Two weeks to go…

It’s hard to believe that in two weks time, Oppy will be celebrating the tenth anniversary of her landing on Mars, but it’s true. A decade ago we were all waiting anxioulsy for Oppy to enter the martian atmosphere, streak through it, inflate her air bags, drop to the surface, bounce across it and then… hopefully… stop safely and begin her mission. Obviously all those things happened because ten years later Oppy is slowly but surely working her way u to the top of Cape Tribulation, having made landfall at Solander Point, but it’s sobering and humbling to think that if any of those things hadn’t happened perfectly, Oppy would have smashed into the martian surface and all we’d be seeing from orbit would be a pile of shattered debris, scattered across the martian sands. What an adventure it’s been!

Now, OBVIOUSLY I’ll be writing a BIG post about the anniversary when it actually gets here, but for now here are a couple of colourisations I’ve made showing a rather bizarre-looking rock Oppy has come across up on the slopes. I’ll show you a black and white image of it first, just to set the context…

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How weird is that? What could it be? My gut instinct is to think it’s a hollowed-out meteorite of some sort, especially when you see it in colour…

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…but clearly more images are needed of that little guy before any useful speculation can begin. I’m sure they’ll be taken soon, that rock must have the geologists smiling like Cheshire Cats…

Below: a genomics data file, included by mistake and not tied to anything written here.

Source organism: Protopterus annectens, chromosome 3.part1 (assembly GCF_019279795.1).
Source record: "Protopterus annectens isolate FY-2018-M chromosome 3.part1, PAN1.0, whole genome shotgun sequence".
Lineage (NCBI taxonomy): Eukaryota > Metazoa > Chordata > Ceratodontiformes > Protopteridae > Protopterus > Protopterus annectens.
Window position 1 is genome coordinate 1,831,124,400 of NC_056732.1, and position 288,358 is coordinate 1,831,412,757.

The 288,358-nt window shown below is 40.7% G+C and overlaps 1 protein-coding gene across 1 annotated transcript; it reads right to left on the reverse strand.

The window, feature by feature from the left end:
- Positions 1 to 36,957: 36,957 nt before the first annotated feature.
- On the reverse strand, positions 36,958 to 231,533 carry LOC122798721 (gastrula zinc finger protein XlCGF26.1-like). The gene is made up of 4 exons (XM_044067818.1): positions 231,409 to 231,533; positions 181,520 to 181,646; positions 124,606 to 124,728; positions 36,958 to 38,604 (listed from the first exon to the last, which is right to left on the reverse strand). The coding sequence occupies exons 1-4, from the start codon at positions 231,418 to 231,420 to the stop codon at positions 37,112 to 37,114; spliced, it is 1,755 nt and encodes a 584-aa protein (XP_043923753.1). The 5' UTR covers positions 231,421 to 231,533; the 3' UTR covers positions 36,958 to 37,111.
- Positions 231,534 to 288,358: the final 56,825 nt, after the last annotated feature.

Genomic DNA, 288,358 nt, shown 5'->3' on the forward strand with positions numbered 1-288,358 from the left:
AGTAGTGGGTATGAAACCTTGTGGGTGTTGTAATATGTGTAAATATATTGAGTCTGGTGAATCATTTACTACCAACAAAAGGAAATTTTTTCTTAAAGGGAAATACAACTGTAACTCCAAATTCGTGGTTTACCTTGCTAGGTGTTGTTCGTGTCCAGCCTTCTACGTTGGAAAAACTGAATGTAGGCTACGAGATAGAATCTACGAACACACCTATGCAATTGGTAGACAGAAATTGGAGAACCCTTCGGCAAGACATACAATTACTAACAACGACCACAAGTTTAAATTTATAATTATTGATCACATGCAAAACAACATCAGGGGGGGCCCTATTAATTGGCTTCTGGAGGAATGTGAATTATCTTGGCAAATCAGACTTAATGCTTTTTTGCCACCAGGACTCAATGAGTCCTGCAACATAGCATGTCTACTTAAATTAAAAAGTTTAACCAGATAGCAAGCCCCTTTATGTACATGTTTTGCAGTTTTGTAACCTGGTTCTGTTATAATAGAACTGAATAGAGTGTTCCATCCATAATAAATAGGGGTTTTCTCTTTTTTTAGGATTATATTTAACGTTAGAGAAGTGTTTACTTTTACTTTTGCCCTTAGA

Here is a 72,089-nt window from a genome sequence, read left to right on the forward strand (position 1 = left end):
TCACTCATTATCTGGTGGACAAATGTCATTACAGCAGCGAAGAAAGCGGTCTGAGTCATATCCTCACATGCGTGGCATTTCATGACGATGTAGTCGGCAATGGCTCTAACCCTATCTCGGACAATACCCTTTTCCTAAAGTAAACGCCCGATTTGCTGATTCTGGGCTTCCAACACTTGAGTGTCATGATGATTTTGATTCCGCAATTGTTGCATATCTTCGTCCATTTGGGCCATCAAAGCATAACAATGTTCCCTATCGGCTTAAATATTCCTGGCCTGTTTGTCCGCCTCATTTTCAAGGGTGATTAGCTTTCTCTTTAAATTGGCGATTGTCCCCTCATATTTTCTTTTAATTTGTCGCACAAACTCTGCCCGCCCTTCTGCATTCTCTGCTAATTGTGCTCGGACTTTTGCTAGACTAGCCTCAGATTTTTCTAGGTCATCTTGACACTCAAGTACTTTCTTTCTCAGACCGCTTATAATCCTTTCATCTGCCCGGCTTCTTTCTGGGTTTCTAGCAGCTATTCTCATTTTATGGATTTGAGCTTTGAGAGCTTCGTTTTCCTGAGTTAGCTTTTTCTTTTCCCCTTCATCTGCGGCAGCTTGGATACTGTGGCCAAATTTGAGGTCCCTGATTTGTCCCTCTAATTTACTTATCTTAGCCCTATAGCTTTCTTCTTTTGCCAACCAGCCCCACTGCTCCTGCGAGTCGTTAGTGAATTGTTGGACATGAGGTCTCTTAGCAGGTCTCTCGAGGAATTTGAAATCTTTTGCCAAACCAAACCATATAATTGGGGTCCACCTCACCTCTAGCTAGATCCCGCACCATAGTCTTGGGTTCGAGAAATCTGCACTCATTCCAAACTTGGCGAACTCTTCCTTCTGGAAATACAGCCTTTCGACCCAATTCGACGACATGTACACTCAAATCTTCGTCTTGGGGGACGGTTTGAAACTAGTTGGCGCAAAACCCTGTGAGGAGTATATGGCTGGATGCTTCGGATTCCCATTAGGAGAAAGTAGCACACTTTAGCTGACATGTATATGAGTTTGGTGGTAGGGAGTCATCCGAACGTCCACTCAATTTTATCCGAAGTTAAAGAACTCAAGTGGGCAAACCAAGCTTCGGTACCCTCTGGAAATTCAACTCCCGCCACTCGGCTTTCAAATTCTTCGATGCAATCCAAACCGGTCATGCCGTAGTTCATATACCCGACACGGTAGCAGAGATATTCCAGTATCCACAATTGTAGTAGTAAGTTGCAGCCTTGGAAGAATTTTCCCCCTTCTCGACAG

Looking up from the ground, Oppy can now see back to where she came from, all the way back to Cape York, and these are the views I’ve really been looking forward to! The images taken by Oppy over the last few days confirm a couple of things about Cape York. Firstly, it’s very short, in terms of height. As we approached it, back in August 2011 (what!!?!?!?!) we were all wondering if the Cape’s tallest parts would jut up from beyond the horizon like mountain peaks, but that didn’t happen; the Cape turned out to be really just a low rise in the landscape, a low rocky island in the Meridiani dust sea. Secondly, the new images confirm that, essentially, the Cape is on the INSIDE of Endeavour Crater’s great eroded rim, making it more like a ledge in the crater wall than a hill. Here, take a look… first, a panorama showing what Oppy sees…

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See Cape York, over on the right there? Small, isn’t it? Now, if you stretch that scene vertically you can really begin to appreciate the true nature of the Cape…

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Isn’t that fascinating! LOve that view, and really looking forward to making a colourised version of it when those filter sets come down.

So, there you are, some new images from Oppy. Again, apologies for the lack of updates, but sometimes real life has to take priority, and with a family bereavement to deal with at the moment I’m sure you – or most of you – will understand why I can’t update RtE daily right now. Be patient, more will come, and you’ll love the tenth anniversary tribute we have planned.

More soon…

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One Response to Two weeks to go…

  1. Pingback: Allgemeines Live-Blog vom 6.-10. Januar 2014 | Skyweek Zwei Punkt Null

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